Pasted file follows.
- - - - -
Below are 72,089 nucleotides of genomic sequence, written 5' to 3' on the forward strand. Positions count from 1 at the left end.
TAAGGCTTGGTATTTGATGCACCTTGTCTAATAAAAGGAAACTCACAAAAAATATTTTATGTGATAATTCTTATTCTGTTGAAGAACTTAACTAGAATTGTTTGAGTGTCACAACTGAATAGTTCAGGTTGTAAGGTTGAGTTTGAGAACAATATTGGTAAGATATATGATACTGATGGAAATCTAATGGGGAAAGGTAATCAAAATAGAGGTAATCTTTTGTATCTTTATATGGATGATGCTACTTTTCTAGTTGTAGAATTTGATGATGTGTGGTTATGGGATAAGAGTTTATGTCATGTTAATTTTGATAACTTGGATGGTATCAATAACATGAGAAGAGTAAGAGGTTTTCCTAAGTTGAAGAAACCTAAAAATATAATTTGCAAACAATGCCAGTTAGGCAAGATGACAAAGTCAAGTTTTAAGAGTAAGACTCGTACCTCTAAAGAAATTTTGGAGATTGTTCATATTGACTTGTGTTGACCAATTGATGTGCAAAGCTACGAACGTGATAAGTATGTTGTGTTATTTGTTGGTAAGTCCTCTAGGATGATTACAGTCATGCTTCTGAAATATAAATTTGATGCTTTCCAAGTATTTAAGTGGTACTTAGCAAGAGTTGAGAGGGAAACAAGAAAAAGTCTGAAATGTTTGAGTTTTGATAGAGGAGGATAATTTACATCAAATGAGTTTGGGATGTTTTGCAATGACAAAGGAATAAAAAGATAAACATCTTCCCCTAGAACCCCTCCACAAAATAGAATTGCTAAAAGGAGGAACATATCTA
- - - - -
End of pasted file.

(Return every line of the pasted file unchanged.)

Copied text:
Below are 72,089 nucleotides of genomic sequence, written 5' to 3' on the forward strand. Positions count from 1 at the left end.
TAAGGCTTGGTATTTGATGCACCTTGTCTAATAAAAGGAAACTCACAAAAAATATTTTATGTGATAATTCTTATTCTGTTGAAGAACTTAACTAGAATTGTTTGAGTGTCACAACTGAATAGTTCAGGTTGTAAGGTTGAGTTTGAGAACAATATTGGTAAGATATATGATACTGATGGAAATCTAATGGGGAAAGGTAATCAAAATAGAGGTAATCTTTTGTATCTTTATATGGATGATGCTACTTTTCTAGTTGTAGAATTTGATGATGTGTGGTTATGGGATAAGAGTTTATGTCATGTTAATTTTGATAACTTGGATGGTATCAATAACATGAGAAGAGTAAGAGGTTTTCCTAAGTTGAAGAAACCTAAAAATATAATTTGCAAACAATGCCAGTTAGGCAAGATGACAAAGTCAAGTTTTAAGAGTAAGACTCGTACCTCTAAAGAAATTTTGGAGATTGTTCATATTGACTTGTGTTGACCAATTGATGTGCAAAGCTACGAACGTGATAAGTATGTTGTGTTATTTGTTGGTAAGTCCTCTAGGATGATTACAGTCATGCTTCTGAAATATAAATTTGATGCTTTCCAAGTATTTAAGTGGTACTTAGCAAGAGTTGAGAGGGAAACAAGAAAAAGTCTGAAATGTTTGAGTTTTGATAGAGGAGGATAATTTACATCAAATGAGTTTGGGATGTTTTGCAATGACAAAGGAATAAAAAGATAAACATCTTCCCCTAGAACCCCTCCACAAAATAGAATTGCTAAAAGGAGGAACATATCTA